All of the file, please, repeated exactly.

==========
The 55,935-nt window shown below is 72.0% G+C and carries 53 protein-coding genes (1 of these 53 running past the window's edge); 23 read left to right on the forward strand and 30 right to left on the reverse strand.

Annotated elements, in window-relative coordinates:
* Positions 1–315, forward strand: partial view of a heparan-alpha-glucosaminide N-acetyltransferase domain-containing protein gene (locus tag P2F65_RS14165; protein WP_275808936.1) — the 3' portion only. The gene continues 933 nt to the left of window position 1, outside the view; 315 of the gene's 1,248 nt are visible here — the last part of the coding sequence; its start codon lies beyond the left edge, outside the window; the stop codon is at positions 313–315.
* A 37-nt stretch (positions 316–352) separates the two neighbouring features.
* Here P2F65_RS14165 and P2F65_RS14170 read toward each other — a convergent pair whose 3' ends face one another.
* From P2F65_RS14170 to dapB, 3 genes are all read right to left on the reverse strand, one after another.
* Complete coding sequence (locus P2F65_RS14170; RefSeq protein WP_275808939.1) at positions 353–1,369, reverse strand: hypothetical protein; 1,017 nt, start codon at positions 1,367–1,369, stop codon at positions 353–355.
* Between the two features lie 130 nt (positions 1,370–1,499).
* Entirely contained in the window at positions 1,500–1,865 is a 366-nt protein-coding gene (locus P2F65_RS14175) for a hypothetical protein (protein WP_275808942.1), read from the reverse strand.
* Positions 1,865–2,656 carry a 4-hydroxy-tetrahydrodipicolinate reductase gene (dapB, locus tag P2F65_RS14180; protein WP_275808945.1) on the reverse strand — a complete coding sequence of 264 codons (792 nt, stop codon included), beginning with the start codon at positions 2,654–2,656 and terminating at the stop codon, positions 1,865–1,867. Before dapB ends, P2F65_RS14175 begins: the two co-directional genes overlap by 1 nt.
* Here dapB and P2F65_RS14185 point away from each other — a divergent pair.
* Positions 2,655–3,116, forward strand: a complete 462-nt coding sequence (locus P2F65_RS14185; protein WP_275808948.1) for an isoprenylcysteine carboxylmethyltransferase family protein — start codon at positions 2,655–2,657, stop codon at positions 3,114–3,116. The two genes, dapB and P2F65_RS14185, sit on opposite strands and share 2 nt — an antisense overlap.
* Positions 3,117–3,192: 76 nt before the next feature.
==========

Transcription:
The 55,935-nt window shown below is 72.0% G+C and carries 53 protein-coding genes (1 of these 53 running past the window's edge); 23 read left to right on the forward strand and 30 right to left on the reverse strand.

Annotated elements, in window-relative coordinates:
* Positions 1–315, forward strand: partial view of a heparan-alpha-glucosaminide N-acetyltransferase domain-containing protein gene (locus tag P2F65_RS14165; protein WP_275808936.1) — the 3' portion only. The gene continues 933 nt to the left of window position 1, outside the view; 315 of the gene's 1,248 nt are visible here — the last part of the coding sequence; its start codon lies beyond the left edge, outside the window; the stop codon is at positions 313–315.
* A 37-nt stretch (positions 316–352) separates the two neighbouring features.
* Here P2F65_RS14165 and P2F65_RS14170 read toward each other — a convergent pair whose 3' ends face one another.
* From P2F65_RS14170 to dapB, 3 genes are all read right to left on the reverse strand, one after another.
* Complete coding sequence (locus P2F65_RS14170; RefSeq protein WP_275808939.1) at positions 353–1,369, reverse strand: hypothetical protein; 1,017 nt, start codon at positions 1,367–1,369, stop codon at positions 353–355.
* Between the two features lie 130 nt (positions 1,370–1,499).
* Entirely contained in the window at positions 1,500–1,865 is a 366-nt protein-coding gene (locus P2F65_RS14175) for a hypothetical protein (protein WP_275808942.1), read from the reverse strand.
* Positions 1,865–2,656 carry a 4-hydroxy-tetrahydrodipicolinate reductase gene (dapB, locus tag P2F65_RS14180; protein WP_275808945.1) on the reverse strand — a complete coding sequence of 264 codons (792 nt, stop codon included), beginning with the start codon at positions 2,654–2,656 and terminating at the stop codon, positions 1,865–1,867. Before dapB ends, P2F65_RS14175 begins: the two co-directional genes overlap by 1 nt.
* Here dapB and P2F65_RS14185 point away from each other — a divergent pair.
* Positions 2,655–3,116, forward strand: a complete 462-nt coding sequence (locus P2F65_RS14185; protein WP_275808948.1) for an isoprenylcysteine carboxylmethyltransferase family protein — start codon at positions 2,655–2,657, stop codon at positions 3,114–3,116. The two genes, dapB and P2F65_RS14185, sit on opposite strands and share 2 nt — an antisense overlap.
* Positions 3,117–3,192: 76 nt before the next feature.